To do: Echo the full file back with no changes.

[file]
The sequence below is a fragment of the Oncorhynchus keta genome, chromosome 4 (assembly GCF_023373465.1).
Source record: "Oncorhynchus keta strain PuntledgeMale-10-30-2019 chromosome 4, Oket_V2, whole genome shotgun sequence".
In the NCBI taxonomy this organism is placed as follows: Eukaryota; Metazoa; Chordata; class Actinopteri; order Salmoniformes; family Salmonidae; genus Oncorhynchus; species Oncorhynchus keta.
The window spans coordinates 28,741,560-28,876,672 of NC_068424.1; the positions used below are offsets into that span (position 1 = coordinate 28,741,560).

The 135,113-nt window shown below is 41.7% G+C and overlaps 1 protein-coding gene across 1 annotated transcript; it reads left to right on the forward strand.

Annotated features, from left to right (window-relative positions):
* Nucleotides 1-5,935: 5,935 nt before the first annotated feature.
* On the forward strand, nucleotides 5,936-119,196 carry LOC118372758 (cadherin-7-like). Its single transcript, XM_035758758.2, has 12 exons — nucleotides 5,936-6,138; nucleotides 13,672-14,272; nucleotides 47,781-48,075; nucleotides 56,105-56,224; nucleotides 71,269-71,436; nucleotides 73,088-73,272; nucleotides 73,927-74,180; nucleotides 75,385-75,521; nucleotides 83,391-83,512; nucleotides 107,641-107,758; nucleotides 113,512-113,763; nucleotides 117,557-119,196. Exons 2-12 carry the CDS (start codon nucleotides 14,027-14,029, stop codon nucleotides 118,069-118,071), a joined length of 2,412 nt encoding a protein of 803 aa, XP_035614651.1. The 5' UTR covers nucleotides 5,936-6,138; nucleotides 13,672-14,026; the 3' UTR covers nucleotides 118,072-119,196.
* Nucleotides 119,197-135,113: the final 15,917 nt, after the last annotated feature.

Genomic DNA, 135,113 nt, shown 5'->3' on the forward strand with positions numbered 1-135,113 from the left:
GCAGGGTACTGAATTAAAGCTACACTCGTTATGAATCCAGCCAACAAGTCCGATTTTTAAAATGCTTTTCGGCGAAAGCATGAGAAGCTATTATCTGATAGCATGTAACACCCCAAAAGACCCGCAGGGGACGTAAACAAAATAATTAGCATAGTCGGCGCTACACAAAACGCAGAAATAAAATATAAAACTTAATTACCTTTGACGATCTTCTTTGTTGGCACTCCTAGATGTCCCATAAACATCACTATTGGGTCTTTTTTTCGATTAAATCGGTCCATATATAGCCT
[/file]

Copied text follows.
The sequence below is a fragment of the Oncorhynchus keta genome, chromosome 4 (assembly GCF_023373465.1).
Source record: "Oncorhynchus keta strain PuntledgeMale-10-30-2019 chromosome 4, Oket_V2, whole genome shotgun sequence".
In the NCBI taxonomy this organism is placed as follows: Eukaryota; Metazoa; Chordata; class Actinopteri; order Salmoniformes; family Salmonidae; genus Oncorhynchus; species Oncorhynchus keta.
The window spans coordinates 28,741,560-28,876,672 of NC_068424.1; the positions used below are offsets into that span (position 1 = coordinate 28,741,560).

The 135,113-nt window shown below is 41.7% G+C and overlaps 1 protein-coding gene across 1 annotated transcript; it reads left to right on the forward strand.

Annotated features, from left to right (window-relative positions):
* Nucleotides 1-5,935: 5,935 nt before the first annotated feature.
* On the forward strand, nucleotides 5,936-119,196 carry LOC118372758 (cadherin-7-like). Its single transcript, XM_035758758.2, has 12 exons — nucleotides 5,936-6,138; nucleotides 13,672-14,272; nucleotides 47,781-48,075; nucleotides 56,105-56,224; nucleotides 71,269-71,436; nucleotides 73,088-73,272; nucleotides 73,927-74,180; nucleotides 75,385-75,521; nucleotides 83,391-83,512; nucleotides 107,641-107,758; nucleotides 113,512-113,763; nucleotides 117,557-119,196. Exons 2-12 carry the CDS (start codon nucleotides 14,027-14,029, stop codon nucleotides 118,069-118,071), a joined length of 2,412 nt encoding a protein of 803 aa, XP_035614651.1. The 5' UTR covers nucleotides 5,936-6,138; nucleotides 13,672-14,026; the 3' UTR covers nucleotides 118,072-119,196.
* Nucleotides 119,197-135,113: the final 15,917 nt, after the last annotated feature.

Genomic DNA, 135,113 nt, shown 5'->3' on the forward strand with positions numbered 1-135,113 from the left:
GCAGGGTACTGAATTAAAGCTACACTCGTTATGAATCCAGCCAACAAGTCCGATTTTTAAAATGCTTTTCGGCGAAAGCATGAGAAGCTATTATCTGATAGCATGTAACACCCCAAAAGACCCGCAGGGGACGTAAACAAAATAATTAGCATAGTCGGCGCTACACAAAACGCAGAAATAAAATATAAAACTTAATTACCTTTGACGATCTTCTTTGTTGGCACTCCTAGATGTCCCATAAACATCACTATTGGGTCTTTTTTTCGATTAAATCGGTCCATATATAGCCT